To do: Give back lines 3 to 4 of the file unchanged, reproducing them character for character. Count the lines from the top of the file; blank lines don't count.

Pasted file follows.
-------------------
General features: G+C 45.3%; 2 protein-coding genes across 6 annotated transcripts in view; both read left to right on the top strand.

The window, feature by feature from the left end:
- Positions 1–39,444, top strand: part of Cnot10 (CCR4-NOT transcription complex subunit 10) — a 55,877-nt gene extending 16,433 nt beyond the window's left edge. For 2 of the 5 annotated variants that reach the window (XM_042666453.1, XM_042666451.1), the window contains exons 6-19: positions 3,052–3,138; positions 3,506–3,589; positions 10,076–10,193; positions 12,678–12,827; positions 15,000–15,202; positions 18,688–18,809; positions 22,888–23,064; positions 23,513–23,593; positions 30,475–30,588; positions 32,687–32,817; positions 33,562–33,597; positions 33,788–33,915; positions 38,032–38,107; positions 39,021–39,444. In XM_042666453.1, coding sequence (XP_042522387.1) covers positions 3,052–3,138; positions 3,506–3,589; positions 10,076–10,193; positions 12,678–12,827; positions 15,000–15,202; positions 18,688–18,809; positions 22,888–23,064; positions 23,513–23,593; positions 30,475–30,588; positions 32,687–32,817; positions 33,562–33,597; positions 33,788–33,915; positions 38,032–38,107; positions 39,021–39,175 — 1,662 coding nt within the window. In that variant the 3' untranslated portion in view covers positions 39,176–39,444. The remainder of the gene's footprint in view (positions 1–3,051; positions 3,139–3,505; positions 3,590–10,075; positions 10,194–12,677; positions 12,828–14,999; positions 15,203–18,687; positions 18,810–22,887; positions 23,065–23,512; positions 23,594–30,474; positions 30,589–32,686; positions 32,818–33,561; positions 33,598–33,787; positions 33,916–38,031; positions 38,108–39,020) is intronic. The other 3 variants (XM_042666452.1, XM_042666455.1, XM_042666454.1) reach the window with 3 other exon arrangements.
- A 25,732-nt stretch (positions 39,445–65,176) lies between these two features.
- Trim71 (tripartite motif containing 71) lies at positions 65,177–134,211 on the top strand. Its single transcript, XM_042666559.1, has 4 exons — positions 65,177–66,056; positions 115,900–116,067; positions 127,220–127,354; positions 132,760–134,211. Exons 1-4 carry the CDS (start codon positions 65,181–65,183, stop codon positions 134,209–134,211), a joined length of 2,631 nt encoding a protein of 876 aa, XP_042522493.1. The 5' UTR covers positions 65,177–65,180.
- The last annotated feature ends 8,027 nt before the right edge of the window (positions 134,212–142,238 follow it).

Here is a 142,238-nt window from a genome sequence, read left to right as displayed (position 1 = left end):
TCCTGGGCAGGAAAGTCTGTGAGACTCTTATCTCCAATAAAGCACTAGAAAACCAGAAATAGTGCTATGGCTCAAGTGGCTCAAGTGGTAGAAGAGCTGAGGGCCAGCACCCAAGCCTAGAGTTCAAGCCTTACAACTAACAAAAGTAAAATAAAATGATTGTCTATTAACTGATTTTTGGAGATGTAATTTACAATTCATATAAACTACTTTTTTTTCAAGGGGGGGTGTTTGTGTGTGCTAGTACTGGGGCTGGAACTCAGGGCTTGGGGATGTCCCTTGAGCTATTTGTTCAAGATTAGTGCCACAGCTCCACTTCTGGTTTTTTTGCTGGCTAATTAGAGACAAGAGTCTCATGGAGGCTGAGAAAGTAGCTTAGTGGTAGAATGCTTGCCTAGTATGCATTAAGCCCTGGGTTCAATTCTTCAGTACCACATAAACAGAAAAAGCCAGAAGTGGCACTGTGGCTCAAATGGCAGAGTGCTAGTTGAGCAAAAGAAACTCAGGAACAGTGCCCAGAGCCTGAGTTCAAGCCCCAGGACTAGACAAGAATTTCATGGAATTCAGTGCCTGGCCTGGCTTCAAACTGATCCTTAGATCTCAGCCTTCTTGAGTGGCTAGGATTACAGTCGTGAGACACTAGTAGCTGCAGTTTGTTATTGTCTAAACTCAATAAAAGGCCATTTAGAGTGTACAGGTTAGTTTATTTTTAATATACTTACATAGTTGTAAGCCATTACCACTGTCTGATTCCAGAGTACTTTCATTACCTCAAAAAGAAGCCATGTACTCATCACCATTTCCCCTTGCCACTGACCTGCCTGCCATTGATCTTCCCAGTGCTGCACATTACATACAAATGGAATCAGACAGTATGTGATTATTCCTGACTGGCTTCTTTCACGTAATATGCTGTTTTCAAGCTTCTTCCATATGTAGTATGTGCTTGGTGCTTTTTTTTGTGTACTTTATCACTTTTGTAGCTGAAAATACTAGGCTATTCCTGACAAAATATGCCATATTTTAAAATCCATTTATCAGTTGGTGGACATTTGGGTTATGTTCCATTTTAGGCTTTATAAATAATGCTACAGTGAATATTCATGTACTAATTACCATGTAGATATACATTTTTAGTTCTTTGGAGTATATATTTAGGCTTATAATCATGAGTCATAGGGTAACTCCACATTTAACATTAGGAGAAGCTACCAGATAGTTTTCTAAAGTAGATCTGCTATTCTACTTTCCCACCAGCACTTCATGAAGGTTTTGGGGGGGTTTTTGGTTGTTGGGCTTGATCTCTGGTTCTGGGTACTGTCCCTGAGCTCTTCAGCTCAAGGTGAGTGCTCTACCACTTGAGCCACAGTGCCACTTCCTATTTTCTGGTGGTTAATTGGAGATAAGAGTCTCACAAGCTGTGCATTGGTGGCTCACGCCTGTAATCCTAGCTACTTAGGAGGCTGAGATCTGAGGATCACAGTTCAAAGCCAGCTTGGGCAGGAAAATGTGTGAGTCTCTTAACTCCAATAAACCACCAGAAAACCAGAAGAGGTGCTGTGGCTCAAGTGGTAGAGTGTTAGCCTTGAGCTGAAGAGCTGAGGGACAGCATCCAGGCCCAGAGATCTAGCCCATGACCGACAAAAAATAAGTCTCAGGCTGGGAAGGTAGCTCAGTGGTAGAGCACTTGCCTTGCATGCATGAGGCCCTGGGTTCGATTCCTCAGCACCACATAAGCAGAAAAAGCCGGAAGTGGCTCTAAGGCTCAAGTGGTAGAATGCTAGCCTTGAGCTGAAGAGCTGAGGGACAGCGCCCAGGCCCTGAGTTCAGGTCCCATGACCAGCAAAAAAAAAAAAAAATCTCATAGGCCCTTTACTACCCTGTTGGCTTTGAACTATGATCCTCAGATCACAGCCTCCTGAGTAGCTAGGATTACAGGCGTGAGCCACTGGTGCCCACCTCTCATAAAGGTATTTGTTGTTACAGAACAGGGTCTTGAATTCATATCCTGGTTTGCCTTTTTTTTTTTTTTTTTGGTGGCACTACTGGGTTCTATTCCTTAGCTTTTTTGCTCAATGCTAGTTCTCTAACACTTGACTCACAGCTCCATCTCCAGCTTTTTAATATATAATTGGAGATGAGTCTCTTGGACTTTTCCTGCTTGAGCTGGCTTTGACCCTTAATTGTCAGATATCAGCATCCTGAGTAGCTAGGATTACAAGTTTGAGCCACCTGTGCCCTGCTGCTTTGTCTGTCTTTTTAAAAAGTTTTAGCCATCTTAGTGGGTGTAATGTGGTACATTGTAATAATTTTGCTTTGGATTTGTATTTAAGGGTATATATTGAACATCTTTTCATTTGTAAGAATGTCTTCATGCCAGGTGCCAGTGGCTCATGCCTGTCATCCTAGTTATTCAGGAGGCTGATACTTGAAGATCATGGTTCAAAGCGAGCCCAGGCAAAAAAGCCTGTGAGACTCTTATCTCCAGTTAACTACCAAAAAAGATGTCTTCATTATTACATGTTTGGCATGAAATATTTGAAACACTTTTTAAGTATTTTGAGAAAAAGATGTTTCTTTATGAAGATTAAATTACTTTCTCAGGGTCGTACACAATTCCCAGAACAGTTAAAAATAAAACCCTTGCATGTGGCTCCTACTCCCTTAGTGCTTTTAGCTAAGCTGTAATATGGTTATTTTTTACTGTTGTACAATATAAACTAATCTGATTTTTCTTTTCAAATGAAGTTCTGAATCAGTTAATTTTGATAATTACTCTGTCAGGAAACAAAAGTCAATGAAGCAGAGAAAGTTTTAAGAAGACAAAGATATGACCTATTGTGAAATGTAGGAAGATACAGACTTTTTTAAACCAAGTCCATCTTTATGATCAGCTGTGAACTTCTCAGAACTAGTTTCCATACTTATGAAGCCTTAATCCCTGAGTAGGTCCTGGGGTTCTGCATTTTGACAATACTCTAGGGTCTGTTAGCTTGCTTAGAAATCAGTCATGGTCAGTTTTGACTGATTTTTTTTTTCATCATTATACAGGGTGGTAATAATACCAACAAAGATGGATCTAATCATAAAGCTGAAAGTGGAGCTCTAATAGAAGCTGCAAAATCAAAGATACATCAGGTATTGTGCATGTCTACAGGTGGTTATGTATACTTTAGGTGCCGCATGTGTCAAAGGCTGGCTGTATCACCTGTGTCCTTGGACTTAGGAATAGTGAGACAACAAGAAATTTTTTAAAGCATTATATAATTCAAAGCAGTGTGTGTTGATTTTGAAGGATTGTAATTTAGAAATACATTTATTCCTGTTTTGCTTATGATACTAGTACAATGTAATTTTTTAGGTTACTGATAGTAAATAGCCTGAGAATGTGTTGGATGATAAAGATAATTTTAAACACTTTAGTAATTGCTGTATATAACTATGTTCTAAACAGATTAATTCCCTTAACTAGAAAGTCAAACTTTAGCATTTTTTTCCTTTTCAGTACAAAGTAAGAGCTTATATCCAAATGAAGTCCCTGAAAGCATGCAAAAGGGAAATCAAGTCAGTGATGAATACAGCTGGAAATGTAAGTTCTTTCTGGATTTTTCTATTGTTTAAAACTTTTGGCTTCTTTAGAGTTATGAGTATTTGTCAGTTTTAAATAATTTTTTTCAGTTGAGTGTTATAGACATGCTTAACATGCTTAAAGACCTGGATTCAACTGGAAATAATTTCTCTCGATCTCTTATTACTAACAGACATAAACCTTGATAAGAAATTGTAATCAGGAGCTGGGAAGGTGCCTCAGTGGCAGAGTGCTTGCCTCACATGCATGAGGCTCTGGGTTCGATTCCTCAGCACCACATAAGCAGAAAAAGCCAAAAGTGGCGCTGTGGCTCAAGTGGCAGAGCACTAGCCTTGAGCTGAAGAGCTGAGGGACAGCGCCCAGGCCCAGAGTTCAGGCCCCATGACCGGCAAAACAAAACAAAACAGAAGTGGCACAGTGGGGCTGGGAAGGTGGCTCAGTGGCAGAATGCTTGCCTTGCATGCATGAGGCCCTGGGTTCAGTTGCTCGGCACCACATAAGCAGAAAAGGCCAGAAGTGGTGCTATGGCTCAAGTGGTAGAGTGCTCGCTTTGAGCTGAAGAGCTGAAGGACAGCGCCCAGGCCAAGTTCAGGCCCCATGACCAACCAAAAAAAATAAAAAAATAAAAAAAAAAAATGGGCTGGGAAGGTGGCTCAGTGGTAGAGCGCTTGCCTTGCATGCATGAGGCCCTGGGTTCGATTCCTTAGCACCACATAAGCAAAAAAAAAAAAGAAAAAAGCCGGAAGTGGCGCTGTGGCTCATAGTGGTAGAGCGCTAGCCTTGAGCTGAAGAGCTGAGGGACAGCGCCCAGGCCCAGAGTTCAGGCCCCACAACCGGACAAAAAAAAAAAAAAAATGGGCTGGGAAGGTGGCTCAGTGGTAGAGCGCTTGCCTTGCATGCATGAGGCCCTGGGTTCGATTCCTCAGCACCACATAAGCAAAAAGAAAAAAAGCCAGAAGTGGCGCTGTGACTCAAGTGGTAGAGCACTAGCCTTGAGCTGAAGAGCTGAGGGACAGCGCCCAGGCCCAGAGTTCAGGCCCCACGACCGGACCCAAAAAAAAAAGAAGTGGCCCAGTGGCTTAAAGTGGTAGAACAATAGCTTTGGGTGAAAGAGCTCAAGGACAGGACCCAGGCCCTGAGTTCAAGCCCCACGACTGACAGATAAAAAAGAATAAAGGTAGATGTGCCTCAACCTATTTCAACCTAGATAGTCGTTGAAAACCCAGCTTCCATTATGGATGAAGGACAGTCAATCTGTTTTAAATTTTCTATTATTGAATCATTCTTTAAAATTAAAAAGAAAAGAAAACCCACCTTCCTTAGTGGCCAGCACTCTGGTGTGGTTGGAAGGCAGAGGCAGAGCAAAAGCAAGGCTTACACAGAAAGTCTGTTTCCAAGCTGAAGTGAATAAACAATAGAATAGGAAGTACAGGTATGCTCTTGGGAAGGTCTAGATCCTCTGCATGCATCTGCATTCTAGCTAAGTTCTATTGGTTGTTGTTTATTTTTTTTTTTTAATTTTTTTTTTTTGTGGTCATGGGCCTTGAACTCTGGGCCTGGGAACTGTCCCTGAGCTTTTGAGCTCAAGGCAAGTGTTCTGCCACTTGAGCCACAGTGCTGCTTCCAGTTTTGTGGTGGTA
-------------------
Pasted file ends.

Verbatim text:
- Positions 1–39,444, top strand: part of Cnot10 (CCR4-NOT transcription complex subunit 10) — a 55,877-nt gene extending 16,433 nt beyond the window's left edge. For 2 of the 5 annotated variants that reach the window (XM_042666453.1, XM_042666451.1), the window contains exons 6-19: positions 3,052–3,138; positions 3,506–3,589; positions 10,076–10,193; positions 12,678–12,827; positions 15,000–15,202; positions 18,688–18,809; positions 22,888–23,064; positions 23,513–23,593; positions 30,475–30,588; positions 32,687–32,817; positions 33,562–33,597; positions 33,788–33,915; positions 38,032–38,107; positions 39,021–39,444. In XM_042666453.1, coding sequence (XP_042522387.1) covers positions 3,052–3,138; positions 3,506–3,589; positions 10,076–10,193; positions 12,678–12,827; positions 15,000–15,202; positions 18,688–18,809; positions 22,888–23,064; positions 23,513–23,593; positions 30,475–30,588; positions 32,687–32,817; positions 33,562–33,597; positions 33,788–33,915; positions 38,032–38,107; positions 39,021–39,175 — 1,662 coding nt within the window. In that variant the 3' untranslated portion in view covers positions 39,176–39,444. The remainder of the gene's footprint in view (positions 1–3,051; positions 3,139–3,505; positions 3,590–10,075; positions 10,194–12,677; positions 12,828–14,999; positions 15,203–18,687; positions 18,810–22,887; positions 23,065–23,512; positions 23,594–30,474; positions 30,589–32,686; positions 32,818–33,561; positions 33,598–33,787; positions 33,916–38,031; positions 38,108–39,020) is intronic. The other 3 variants (XM_042666452.1, XM_042666455.1, XM_042666454.1) reach the window with 3 other exon arrangements.
- A 25,732-nt stretch (positions 39,445–65,176) lies between these two features.